This is $170,000 of student loan debt.

You can’t make this up.

Hi, my name is JR and I have $170,000 of student loan debt. I’m one of the 44 million Americans that in aggregate owe $1.5 trillion dollars of student loan debt. I graduated in 2016 with an MBA and in 2008 with a BS in Computer Science. At the risk of being flamed or turned into a meme on Reddit, i’ve decided to write about my student loan debt pay-off journey and what it’s like to be educated but broke.


All of my friends have student loan debt. All of them. It’s shocking and hopeless. Student loan debt has become the norm for many 20 to 40 somethings and the idea of living a life without the burden of Sallie Mae or the US Department of Education is laughable. Even talking about an accelerated pay off schedule brings up the snickers and the ‘yeah but we live in California‘ statements. For a long time, I was part of this group: educated, motivated, dual-income-no-kid couples achieving economic success, who drove nice (leased) cars, while living in rented apartments or lofts that consumed 40% of their post-tax income. Spending alot but saving very little.

My friends and colleagues jokingly called this slice of society the educated but broke. It wasn’t well into my early 30s and $170,000 dollars of student loan debt later, did I realize that I was one of them. I’ve decided to share my story to encourage an open discussion on not only the quantity of debt college graduates have, but how to solve it. The topic of student loans has been a social pariah, a faux pas, something we avoid talking about. This makes no sense, there is a 1 in 7 chance that the person you’re talking with has student loan debt. When we expand this figure to include all types of debt, there is an 80% chance that your neighbor, colleague, boss or friend is suffering from the same financial hardship as you. My financial hardship, according to the US Department of Education is as follows:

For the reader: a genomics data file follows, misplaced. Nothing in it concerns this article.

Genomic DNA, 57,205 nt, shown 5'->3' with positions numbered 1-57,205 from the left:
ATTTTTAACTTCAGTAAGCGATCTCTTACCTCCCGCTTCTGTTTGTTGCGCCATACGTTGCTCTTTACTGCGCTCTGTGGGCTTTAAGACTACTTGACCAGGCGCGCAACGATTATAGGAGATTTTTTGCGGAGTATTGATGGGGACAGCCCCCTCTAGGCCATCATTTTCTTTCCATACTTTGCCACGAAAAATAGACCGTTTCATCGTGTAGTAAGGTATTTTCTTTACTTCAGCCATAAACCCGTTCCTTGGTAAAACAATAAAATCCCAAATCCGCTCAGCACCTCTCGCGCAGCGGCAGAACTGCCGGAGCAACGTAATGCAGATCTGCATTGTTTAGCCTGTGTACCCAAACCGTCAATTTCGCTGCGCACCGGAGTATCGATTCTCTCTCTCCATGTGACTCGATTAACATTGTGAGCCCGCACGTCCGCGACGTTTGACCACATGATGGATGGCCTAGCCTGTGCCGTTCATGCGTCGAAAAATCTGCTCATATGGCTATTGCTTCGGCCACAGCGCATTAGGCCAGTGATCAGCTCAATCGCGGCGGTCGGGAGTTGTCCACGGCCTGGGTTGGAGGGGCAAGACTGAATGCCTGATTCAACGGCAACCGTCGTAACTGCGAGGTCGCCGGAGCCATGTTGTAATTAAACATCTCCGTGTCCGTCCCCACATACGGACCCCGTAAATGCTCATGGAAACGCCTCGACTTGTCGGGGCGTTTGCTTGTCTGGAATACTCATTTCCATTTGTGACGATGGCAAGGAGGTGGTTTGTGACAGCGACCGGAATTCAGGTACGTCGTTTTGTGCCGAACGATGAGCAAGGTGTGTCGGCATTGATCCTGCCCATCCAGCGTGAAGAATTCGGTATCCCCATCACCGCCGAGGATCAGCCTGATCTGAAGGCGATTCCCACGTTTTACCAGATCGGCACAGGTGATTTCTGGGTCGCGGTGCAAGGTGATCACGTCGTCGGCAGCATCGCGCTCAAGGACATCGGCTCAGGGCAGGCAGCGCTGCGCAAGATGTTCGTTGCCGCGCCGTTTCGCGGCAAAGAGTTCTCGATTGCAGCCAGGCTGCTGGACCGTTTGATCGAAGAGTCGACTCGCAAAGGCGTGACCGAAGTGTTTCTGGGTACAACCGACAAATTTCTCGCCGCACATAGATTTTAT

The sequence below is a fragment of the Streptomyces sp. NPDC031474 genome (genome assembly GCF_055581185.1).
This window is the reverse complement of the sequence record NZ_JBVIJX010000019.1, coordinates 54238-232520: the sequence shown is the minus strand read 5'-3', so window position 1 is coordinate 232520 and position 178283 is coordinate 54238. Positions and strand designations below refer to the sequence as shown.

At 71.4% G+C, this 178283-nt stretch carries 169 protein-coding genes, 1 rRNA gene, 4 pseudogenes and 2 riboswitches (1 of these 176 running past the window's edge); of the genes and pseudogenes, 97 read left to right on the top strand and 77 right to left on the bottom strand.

I will show you that whether you have $5,000, $50,000 or $150,000 (or higher) of student loan debt, it is possible to pay it off without joining the Public Service Loan Forgiveness program extending payments to 30 years via IBR. But to achieve this, it will require sacrifice, a detailed budget, and alot of cash. I currently work in sales and prior to this role spent about 10 years in management consulting, where I started my career. Using my sources of income and side hustles, I’ve created a repayment schedule of 21 months which consumes anywhere from 20% to 70% of my post-tax income. I’ll post all of my loan payments, monthly budgets, and financial analysis, all for your consumption.


This story is published in Educated but Broke — a publication dedicated to helping you fight student loan and consumer debt by providing real-life, practical advice.

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